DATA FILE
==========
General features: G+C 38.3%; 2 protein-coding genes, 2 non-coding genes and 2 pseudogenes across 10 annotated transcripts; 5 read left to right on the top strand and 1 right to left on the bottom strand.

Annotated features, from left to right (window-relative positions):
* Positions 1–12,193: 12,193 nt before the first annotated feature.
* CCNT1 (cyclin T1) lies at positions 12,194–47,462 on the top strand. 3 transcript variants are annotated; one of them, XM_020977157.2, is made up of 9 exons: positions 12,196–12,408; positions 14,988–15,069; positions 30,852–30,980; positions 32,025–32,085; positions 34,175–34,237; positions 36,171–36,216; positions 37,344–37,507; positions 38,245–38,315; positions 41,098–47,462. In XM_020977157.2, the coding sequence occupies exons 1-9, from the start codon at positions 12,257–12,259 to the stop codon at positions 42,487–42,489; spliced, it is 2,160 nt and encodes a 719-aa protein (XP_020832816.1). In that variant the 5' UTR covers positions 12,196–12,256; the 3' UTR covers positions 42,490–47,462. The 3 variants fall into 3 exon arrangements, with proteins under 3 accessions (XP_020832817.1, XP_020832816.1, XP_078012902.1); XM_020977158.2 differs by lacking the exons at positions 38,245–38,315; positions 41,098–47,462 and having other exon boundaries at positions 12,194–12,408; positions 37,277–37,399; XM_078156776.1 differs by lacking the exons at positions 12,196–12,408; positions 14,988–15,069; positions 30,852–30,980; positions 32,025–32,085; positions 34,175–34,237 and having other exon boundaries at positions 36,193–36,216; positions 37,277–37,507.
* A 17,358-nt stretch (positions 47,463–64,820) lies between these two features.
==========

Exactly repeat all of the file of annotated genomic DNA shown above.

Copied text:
General features: G+C 38.3%; 2 protein-coding genes, 2 non-coding genes and 2 pseudogenes across 10 annotated transcripts; 5 read left to right on the top strand and 1 right to left on the bottom strand.

Annotated features, from left to right (window-relative positions):
* Positions 1–12,193: 12,193 nt before the first annotated feature.
* CCNT1 (cyclin T1) lies at positions 12,194–47,462 on the top strand. 3 transcript variants are annotated; one of them, XM_020977157.2, is made up of 9 exons: positions 12,196–12,408; positions 14,988–15,069; positions 30,852–30,980; positions 32,025–32,085; positions 34,175–34,237; positions 36,171–36,216; positions 37,344–37,507; positions 38,245–38,315; positions 41,098–47,462. In XM_020977157.2, the coding sequence occupies exons 1-9, from the start codon at positions 12,257–12,259 to the stop codon at positions 42,487–42,489; spliced, it is 2,160 nt and encodes a 719-aa protein (XP_020832816.1). In that variant the 5' UTR covers positions 12,196–12,256; the 3' UTR covers positions 42,490–47,462. The 3 variants fall into 3 exon arrangements, with proteins under 3 accessions (XP_020832817.1, XP_020832816.1, XP_078012902.1); XM_020977158.2 differs by lacking the exons at positions 38,245–38,315; positions 41,098–47,462 and having other exon boundaries at positions 12,194–12,408; positions 37,277–37,399; XM_078156776.1 differs by lacking the exons at positions 12,196–12,408; positions 14,988–15,069; positions 30,852–30,980; positions 32,025–32,085; positions 34,175–34,237 and having other exon boundaries at positions 36,193–36,216; positions 37,277–37,507.
* A 17,358-nt stretch (positions 47,463–64,820) lies between these two features.